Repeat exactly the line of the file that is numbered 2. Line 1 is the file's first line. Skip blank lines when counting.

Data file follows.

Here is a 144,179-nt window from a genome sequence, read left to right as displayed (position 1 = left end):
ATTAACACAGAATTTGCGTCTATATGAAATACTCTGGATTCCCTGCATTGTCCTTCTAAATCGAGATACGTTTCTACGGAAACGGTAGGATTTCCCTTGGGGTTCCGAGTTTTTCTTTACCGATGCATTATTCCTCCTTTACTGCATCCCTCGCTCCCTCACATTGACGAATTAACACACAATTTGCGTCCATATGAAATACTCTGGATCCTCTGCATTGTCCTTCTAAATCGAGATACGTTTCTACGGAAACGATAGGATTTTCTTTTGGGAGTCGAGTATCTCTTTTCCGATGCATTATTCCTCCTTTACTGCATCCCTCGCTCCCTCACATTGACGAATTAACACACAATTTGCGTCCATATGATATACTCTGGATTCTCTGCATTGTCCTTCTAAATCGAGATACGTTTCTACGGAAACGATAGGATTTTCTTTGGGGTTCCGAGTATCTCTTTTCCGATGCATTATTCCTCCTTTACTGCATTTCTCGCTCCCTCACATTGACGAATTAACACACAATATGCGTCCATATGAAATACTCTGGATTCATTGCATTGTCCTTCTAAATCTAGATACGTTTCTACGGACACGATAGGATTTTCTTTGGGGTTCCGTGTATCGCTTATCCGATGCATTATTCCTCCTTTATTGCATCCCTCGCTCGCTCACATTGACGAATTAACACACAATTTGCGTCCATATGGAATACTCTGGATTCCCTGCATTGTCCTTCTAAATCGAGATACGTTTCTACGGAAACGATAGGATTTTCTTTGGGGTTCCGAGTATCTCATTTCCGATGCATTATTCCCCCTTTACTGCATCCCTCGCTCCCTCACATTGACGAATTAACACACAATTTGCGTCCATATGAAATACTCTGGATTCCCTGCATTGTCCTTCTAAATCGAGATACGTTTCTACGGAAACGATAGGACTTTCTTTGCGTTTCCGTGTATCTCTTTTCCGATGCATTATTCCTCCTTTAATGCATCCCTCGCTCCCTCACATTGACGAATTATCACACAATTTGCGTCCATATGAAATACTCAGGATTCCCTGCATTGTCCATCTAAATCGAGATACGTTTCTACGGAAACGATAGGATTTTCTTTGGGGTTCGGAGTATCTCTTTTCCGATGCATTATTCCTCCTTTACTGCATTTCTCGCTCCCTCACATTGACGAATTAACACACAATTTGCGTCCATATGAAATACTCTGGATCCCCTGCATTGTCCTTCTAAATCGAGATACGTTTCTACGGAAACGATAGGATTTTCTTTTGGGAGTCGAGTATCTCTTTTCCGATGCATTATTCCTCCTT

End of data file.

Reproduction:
ATTAACACAGAATTTGCGTCTATATGAAATACTCTGGATTCCCTGCATTGTCCTTCTAAATCGAGATACGTTTCTACGGAAACGGTAGGATTTCCCTTGGGGTTCCGAGTTTTTCTTTACCGATGCATTATTCCTCCTTTACTGCATCCCTCGCTCCCTCACATTGACGAATTAACACACAATTTGCGTCCATATGAAATACTCTGGATCCTCTGCATTGTCCTTCTAAATCGAGATACGTTTCTACGGAAACGATAGGATTTTCTTTTGGGAGTCGAGTATCTCTTTTCCGATGCATTATTCCTCCTTTACTGCATCCCTCGCTCCCTCACATTGACGAATTAACACACAATTTGCGTCCATATGATATACTCTGGATTCTCTGCATTGTCCTTCTAAATCGAGATACGTTTCTACGGAAACGATAGGATTTTCTTTGGGGTTCCGAGTATCTCTTTTCCGATGCATTATTCCTCCTTTACTGCATTTCTCGCTCCCTCACATTGACGAATTAACACACAATATGCGTCCATATGAAATACTCTGGATTCATTGCATTGTCCTTCTAAATCTAGATACGTTTCTACGGACACGATAGGATTTTCTTTGGGGTTCCGTGTATCGCTTATCCGATGCATTATTCCTCCTTTATTGCATCCCTCGCTCGCTCACATTGACGAATTAACACACAATTTGCGTCCATATGGAATACTCTGGATTCCCTGCATTGTCCTTCTAAATCGAGATACGTTTCTACGGAAACGATAGGATTTTCTTTGGGGTTCCGAGTATCTCATTTCCGATGCATTATTCCCCCTTTACTGCATCCCTCGCTCCCTCACATTGACGAATTAACACACAATTTGCGTCCATATGAAATACTCTGGATTCCCTGCATTGTCCTTCTAAATCGAGATACGTTTCTACGGAAACGATAGGACTTTCTTTGCGTTTCCGTGTATCTCTTTTCCGATGCATTATTCCTCCTTTAATGCATCCCTCGCTCCCTCACATTGACGAATTATCACACAATTTGCGTCCATATGAAATACTCAGGATTCCCTGCATTGTCCATCTAAATCGAGATACGTTTCTACGGAAACGATAGGATTTTCTTTGGGGTTCGGAGTATCTCTTTTCCGATGCATTATTCCTCCTTTACTGCATTTCTCGCTCCCTCACATTGACGAATTAACACACAATTTGCGTCCATATGAAATACTCTGGATCCCCTGCATTGTCCTTCTAAATCGAGATACGTTTCTACGGAAACGATAGGATTTTCTTTTGGGAGTCGAGTATCTCTTTTCCGATGCATTATTCCTCCTT